Now my daughter has been using this question consistently for her young children, ages 4 and 6. The other day I was delighted to discover that this poignant question is entering the third generation. My six year old granddaughter, Charlotte, was knee deep in a silent assessment of the results of a choice she had just made. Out of the corner of her eye, she could see her mom patiently watching for her next move. She turned to her mom and said boldly “Well, that was a learning experience!” Then she sighed and added, “I don’t care for learning experiences.”

My daughter looked at me and winked, both of us hiding smiles that tugged at the corners of our mouth. That’s when my daughter knelt down and made eye contact with her sweet girl and reminded her that learning experiences help us make better choices the next time. “I get it, mom”, Charlotte responded.

The reason I have come to like this question as an invaluable parenting tool, is that it not only gives a child information to draw on in the future, it plants the seeds of agency. It also opens up lots of meaningful conversation about trial and error, using good judgment, asking for help, being resourceful. My daughter is not waiting til her kids are teenagers to employ this skill, she is using it now when her children are young — when it sticks like velcro.

The other morning, Charlotte was sitting in the kitchen with her young brother as he was assembling legos. It was clear that he was struggling a bit with his design by the sounds he was making. Charlotte turned to him and sweetly asked, “How can I help you?”

I was in the laundry room and chuckled with delight to myself. She sounds just like me. I confess I loved it.

Skillfully learning how to approach others when it appears they might need help was a hard lesson for me and one that I truly only got after a few years of personal growth work. Thank you to the enneagram and Brene Brown for helping me discover that we can help too much, steamroller people, and even take away growth opportunities when we insert ourselves too much. Who taught me this lesson in the most remarkable way? None other than spunky, strong willed Charlotte. When she hit that age of “I can do it myself”, I got many chances to practice skillful approaches. Charlotte wanted –and deserved — the chance to do things for herself. Whether it was learning to ride a bike, bake cupcakes, or follow instructions for a science project, she wanted autonomy and agency. I remember telling her “I respect you Charlotte and I promise not to help.” She beamed.

What we are all learning together is that when you ask before just inserting yourself, it is a show of self-restraint and respect. Asking “how can I help you” opens up the space for someone to speak their truth — “I don’t want help. I don’t need help, I’m just frustrated. Could you hold this end for me? That would be great.”

I used to help too much. I have done this since I was a child. Always believing I needed to keep the peace, pick up the pieces, resolve the issue. These childhood patterns can lead to enabling and co-dependency in adulthood. It can also be dismissive to others, making them feel incapable or instilling a sense of neediness.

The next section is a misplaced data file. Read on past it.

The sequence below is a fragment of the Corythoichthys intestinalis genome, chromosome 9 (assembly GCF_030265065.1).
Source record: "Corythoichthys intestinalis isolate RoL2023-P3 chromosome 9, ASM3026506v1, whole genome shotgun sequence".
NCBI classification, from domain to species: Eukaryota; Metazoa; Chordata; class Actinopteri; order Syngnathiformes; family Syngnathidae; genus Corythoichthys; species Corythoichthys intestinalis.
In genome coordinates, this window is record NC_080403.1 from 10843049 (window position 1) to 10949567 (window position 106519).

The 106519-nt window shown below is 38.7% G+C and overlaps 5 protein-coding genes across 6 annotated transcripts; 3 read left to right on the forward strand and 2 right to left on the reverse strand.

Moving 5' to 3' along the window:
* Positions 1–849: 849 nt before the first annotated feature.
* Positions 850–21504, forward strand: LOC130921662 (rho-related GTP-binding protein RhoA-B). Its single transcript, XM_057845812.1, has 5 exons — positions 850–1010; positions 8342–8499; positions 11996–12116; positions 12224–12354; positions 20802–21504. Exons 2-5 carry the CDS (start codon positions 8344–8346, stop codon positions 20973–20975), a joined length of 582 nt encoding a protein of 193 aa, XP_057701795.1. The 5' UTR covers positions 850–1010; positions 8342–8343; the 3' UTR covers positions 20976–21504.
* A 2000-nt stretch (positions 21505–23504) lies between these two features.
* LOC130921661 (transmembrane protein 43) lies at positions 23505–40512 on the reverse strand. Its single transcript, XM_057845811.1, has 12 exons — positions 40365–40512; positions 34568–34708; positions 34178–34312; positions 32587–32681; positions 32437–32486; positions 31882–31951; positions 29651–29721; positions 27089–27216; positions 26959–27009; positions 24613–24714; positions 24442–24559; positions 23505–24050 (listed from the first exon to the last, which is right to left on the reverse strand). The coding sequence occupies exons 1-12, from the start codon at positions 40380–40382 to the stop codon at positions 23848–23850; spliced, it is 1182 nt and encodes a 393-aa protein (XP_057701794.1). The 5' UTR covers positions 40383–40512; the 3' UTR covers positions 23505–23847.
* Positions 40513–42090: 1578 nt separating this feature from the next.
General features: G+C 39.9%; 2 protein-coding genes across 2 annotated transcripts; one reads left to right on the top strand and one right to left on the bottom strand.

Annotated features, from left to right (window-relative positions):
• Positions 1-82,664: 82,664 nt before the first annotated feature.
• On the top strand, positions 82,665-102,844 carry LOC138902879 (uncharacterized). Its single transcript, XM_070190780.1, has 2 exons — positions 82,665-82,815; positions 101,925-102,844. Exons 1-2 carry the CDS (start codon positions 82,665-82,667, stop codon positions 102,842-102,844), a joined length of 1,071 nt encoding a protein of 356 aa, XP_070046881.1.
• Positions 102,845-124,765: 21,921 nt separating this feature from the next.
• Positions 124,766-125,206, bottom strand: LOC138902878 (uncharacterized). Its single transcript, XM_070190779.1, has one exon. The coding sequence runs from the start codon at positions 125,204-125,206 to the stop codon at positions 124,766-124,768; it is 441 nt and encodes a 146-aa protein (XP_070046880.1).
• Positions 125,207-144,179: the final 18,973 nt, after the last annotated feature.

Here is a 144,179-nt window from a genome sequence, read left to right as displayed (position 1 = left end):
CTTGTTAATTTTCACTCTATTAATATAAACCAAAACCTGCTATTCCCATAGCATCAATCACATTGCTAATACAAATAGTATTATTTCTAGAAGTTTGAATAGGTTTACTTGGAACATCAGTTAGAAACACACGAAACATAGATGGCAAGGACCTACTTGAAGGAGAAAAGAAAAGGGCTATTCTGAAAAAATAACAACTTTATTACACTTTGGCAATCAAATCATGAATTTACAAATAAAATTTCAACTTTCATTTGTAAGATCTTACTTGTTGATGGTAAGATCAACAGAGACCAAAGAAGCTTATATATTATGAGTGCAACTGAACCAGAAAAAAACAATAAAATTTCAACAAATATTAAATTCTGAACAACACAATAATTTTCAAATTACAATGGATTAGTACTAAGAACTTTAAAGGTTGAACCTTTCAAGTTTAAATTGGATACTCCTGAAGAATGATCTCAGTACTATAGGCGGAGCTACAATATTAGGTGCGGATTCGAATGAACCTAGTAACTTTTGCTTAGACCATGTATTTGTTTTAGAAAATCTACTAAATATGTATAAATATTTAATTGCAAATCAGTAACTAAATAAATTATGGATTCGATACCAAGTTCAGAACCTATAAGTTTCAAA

Brene Brown offers this great question for our adult relationships – “What does support look like to you right now?” Wow — isn’t that an awesome, clarifying and supportive question to ask your friend, your partner or your colleague. Rather than assuming we know what they might need or want, invite them to share honestly with you. The other caveat to this question is that it invites someone to ask us for the help they legitimately need or want – without having to feel guilty or ashamed of asking for help.

I’m including this “reframing” of what we often call triggers, because of a touching note I received from a follower recently. Her 11 year old son struggles with PTSD and she read this “reframing” to him because it felt relatable and comforting. My heart melted as I read her note to me. This is how we can help our children heal, by being aware of the hurts and traumas they have experienced and conscious of how they might show up from time to time. Our children are deeply impacted by divorce, by the loss of loved ones, by the pandemic and virtual school, by incidents at school…..the list goes on. How we show up for them when they have bad dreams or bad days, is crucial. We don’t have to be perfect, we simply have to care enough to put ourselves in their smaller shoes.

Sending love and encouragement out to all parents, grandparents,caregivers, teachers, mentors and coaches who lead with their hearts and their ears….showing our precious children that they matter.

Recommended Resources:

My prior blog posts:

Profoundly Helping The Next Generation https://inspirednewhorizons.com/2021/09/21/profoundly-helping-the-next-generation/

Older and Wiser Parenthood https://inspirednewhorizons.com/2021/07/09/older-and-wiser-parenthood/

Empathy- Essential and Endangered https://inspirednewhorizons.com/2021/06/19/empathy-essential-and-endangered/

Go to YouTube and search for conversations with Dr. Bruce Perry and Dr. Dan Siegel to listen and learn from two of the best resources on childhood development and how we as adults can make an incredible difference to the quality of their future lives by showing up in meaningful, helpful, responsive and respectful ways.